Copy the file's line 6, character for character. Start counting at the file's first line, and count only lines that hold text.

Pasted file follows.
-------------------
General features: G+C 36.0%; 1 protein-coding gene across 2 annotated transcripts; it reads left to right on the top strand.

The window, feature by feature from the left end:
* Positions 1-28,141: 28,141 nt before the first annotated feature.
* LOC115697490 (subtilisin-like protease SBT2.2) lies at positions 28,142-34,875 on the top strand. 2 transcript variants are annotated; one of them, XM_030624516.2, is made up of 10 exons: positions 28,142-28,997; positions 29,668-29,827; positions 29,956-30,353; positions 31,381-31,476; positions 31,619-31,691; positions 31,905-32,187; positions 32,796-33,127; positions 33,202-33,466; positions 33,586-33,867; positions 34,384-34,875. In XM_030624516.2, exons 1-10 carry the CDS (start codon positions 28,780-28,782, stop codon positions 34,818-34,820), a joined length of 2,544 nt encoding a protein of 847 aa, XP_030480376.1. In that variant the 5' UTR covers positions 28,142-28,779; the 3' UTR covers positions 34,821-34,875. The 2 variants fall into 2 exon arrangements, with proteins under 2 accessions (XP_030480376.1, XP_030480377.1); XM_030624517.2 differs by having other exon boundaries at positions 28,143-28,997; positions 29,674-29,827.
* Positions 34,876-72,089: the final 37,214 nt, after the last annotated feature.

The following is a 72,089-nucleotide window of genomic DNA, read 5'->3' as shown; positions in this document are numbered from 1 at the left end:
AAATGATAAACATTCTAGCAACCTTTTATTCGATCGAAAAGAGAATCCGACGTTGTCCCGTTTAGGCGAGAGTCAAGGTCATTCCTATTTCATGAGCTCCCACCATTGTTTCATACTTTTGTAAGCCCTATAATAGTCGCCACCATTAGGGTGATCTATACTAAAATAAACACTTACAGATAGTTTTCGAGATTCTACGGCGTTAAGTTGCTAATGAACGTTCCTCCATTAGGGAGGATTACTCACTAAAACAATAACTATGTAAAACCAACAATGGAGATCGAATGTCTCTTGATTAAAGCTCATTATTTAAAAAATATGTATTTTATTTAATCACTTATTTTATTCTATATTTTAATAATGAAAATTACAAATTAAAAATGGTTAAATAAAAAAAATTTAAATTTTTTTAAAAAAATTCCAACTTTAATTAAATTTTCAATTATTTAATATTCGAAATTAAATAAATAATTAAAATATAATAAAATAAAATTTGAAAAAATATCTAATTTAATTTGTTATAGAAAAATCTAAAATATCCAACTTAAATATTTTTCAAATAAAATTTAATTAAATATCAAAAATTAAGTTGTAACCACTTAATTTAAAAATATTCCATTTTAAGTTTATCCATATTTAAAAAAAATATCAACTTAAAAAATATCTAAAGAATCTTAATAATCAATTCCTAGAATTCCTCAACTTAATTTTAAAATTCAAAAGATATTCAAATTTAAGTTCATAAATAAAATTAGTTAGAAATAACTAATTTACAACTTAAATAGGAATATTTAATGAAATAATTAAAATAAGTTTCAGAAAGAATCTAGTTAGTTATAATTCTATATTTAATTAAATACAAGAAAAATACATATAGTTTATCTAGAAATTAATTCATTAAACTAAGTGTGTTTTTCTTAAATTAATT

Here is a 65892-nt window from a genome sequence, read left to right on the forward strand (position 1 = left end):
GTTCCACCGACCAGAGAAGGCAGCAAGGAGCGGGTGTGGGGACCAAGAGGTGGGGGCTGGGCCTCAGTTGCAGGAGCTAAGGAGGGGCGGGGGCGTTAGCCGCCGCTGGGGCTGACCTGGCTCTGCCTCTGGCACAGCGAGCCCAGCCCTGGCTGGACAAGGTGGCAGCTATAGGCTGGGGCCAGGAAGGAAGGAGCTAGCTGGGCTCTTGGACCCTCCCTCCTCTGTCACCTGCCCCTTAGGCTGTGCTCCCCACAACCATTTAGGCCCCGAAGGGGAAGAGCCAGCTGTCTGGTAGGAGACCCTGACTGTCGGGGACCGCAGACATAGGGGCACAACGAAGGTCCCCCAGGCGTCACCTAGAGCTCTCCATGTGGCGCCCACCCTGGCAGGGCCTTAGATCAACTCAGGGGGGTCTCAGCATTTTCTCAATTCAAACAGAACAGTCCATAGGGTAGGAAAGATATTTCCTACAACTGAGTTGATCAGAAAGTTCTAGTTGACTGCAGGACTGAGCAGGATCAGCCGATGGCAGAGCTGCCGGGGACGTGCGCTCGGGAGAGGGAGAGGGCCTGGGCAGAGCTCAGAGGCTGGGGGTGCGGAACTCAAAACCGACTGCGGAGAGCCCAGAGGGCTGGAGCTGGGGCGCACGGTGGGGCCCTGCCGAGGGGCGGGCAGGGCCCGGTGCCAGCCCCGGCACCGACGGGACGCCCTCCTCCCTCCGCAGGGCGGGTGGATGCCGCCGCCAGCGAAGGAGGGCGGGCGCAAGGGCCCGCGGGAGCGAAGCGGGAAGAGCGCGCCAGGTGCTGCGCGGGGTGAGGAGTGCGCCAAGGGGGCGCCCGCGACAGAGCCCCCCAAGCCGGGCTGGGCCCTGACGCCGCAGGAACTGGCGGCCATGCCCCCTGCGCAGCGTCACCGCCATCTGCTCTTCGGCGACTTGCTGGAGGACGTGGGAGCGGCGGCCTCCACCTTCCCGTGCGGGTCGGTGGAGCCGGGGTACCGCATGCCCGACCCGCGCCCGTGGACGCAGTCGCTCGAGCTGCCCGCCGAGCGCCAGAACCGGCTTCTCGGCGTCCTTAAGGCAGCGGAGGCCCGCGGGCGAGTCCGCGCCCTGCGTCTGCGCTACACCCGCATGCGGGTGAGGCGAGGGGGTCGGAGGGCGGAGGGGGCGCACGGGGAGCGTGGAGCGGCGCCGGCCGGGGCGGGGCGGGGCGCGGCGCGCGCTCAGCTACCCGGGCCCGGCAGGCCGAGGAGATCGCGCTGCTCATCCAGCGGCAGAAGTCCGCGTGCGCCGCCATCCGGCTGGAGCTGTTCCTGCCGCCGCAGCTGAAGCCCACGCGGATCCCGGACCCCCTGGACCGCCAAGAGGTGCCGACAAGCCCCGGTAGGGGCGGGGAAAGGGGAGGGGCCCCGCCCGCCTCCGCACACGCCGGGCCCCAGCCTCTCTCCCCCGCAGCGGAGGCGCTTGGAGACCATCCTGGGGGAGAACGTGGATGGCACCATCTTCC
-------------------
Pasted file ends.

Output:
The following is a 72,089-nucleotide window of genomic DNA, read 5'->3' as shown; positions in this document are numbered from 1 at the left end: